3. To enter, please use the Rafflecopter widget above, complete any mandatory entries and any optional entries you would like.
4. The winner will be chosen at random from all valid entries.
5. The winner will receive a double tag flat collar and a matching dog lead from Meg Heath.
6. The closing date for entries is 11.59pm GMT on 24th May 2017.
7. The winner will be informed by email within 7 days of the closing date.
8. The winner will be asked to provide a full UK postal address with postcode for delivery purposes.
9. The winners name will be available on request
10. Address details will be passed onto an agency to post the prize out to the winner, and is therefore beyond my control. I cannot be held responsible for prizes being lost in the post although I will endeavour to liaise with the agency.
11. Your email address may be passed on to the promoter for marketing purposes, you may unsubscribe at any time.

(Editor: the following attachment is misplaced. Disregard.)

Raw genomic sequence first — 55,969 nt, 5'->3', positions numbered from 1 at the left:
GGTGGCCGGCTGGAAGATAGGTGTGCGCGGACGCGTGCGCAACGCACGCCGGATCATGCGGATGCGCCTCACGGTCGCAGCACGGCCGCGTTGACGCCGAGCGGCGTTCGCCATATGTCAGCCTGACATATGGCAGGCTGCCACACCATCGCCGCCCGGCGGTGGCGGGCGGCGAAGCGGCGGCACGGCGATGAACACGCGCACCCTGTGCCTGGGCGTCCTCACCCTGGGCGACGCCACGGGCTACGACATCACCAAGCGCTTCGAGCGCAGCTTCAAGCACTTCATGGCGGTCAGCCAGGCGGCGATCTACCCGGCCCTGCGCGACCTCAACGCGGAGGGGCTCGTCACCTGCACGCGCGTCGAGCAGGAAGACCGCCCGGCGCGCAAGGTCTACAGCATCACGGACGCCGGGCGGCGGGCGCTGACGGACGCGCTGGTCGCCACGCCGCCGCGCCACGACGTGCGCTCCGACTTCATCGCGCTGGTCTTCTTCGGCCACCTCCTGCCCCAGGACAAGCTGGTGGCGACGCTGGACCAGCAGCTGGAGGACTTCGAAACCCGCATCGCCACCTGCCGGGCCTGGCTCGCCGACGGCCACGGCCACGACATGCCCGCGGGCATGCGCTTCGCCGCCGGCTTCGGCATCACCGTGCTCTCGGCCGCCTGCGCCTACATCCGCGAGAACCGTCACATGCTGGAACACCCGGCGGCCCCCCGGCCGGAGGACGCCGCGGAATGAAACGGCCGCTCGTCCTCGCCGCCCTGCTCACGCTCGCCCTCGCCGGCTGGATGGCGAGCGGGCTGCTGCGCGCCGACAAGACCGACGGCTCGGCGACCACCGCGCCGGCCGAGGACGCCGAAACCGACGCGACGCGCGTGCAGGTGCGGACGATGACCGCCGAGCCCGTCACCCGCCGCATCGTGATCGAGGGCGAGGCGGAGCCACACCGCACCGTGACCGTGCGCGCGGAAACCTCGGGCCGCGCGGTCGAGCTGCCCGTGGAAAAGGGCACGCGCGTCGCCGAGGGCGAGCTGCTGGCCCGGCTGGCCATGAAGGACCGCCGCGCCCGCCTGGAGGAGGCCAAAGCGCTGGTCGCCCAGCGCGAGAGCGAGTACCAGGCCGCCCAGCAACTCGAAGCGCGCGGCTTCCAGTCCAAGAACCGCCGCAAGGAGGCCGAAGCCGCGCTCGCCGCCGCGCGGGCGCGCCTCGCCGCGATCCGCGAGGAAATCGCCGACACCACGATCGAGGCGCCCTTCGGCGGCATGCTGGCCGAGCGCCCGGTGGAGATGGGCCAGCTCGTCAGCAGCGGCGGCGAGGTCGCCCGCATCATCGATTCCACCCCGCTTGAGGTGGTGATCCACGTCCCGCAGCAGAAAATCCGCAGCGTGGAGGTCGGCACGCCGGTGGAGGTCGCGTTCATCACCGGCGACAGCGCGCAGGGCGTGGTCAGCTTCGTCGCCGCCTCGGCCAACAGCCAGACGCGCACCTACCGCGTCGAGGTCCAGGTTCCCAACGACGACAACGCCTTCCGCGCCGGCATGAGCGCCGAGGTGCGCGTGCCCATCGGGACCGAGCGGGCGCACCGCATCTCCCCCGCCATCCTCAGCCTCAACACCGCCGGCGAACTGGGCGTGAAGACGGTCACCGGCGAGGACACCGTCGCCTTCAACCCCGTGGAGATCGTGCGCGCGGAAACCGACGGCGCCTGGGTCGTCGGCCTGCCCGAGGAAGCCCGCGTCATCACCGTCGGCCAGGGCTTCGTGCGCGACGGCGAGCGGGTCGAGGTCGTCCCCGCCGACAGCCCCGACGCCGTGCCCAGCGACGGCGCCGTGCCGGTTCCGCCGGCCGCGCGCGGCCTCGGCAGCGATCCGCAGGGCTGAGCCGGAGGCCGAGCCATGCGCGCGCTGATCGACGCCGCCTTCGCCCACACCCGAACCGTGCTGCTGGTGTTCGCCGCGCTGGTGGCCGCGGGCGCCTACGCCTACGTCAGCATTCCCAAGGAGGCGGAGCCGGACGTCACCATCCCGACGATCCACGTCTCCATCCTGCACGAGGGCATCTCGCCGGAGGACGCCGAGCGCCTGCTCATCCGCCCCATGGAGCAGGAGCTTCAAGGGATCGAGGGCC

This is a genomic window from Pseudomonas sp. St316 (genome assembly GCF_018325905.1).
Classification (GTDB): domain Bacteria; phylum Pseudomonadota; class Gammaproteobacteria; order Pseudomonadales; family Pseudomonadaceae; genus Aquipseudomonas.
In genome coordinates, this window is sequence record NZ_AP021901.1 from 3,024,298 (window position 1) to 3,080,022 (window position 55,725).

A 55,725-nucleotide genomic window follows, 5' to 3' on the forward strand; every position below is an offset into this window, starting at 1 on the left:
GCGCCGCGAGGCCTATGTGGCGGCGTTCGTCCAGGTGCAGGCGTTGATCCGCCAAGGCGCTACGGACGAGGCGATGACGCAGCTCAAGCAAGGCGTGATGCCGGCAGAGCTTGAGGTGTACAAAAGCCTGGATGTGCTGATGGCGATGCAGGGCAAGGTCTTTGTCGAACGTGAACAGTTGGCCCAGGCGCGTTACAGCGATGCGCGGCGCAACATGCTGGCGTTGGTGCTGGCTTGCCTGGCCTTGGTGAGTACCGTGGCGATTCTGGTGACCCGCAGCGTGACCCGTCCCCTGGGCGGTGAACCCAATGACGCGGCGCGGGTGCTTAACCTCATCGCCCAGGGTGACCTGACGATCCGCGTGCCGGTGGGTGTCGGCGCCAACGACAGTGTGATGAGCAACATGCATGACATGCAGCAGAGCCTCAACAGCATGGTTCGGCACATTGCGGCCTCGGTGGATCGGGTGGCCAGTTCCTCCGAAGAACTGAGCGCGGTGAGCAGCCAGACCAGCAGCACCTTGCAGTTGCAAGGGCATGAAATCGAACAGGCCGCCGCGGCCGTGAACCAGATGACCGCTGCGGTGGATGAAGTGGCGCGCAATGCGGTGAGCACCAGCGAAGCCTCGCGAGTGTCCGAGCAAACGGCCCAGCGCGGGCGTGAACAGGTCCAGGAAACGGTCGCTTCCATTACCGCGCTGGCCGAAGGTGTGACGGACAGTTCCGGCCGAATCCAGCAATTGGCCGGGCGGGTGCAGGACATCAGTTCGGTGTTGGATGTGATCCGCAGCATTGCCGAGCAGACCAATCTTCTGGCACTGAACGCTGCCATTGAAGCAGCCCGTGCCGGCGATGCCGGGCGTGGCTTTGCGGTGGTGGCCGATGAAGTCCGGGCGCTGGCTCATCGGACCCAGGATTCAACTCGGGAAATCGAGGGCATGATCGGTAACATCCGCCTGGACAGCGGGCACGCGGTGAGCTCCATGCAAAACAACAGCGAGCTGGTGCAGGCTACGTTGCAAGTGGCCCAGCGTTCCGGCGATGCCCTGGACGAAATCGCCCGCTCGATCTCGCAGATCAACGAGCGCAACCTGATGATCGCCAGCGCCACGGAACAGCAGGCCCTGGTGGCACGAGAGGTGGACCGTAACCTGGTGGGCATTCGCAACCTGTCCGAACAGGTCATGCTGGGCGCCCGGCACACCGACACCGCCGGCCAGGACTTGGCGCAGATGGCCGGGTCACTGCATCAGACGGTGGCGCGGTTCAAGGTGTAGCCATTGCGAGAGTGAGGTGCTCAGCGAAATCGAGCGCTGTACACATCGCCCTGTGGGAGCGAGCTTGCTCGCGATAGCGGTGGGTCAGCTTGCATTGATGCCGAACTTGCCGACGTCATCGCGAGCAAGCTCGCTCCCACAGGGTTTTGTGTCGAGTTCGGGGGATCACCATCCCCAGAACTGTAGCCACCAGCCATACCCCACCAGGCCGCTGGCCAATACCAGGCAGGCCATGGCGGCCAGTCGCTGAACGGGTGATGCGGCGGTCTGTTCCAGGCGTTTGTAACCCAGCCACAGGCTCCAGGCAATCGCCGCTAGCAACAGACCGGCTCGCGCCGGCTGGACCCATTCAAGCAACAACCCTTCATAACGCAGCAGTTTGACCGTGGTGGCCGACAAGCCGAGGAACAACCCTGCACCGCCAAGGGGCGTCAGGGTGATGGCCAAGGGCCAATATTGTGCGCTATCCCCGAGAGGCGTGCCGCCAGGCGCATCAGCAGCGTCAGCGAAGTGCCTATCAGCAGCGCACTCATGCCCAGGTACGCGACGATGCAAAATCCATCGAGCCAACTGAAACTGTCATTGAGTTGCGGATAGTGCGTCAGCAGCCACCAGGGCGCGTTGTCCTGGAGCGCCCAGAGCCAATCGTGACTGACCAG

12. Entry to this giveaway confirms that participants have read, understood and agree to be bound by these Terms and Conditions.
13. HodgePodgeDays decision is final in all matters relating to this giveaway.

Note: We were sent the  dog lead and collar from Meg Heath for review. All images and opinions are our own. Our images may not be used without our permission.

Our dogs – a short history of the dogs we’ve known & loved

Since I was 12 we’ve had a dog. I can’t imagine a house without a mutt traipsing around after me, getting in my way, or leaning on my leg when I’m sad like they know and understand. I love dogs, dogs are where it’s at. All dogs are characters and characterful, but all our dogs have really helped shape our lives.

Our dogs - a short history of the dogs we've known and loved

My first dog was Tess. A boxer/staffy cross. She was full of beans and twice as bouncy. Not great around little kids as they only encouraged her rambunctiousness, but with me and my younger brother she was an absolute star. She was so protective of us and looked a lot tougher than she actually was, a great deterrent for ne’er do wells when we were walking her alone.

I was 23 when she died, she had cancer and had to be put down, but she was a real beautiful, belter of a dog and she’s still missed.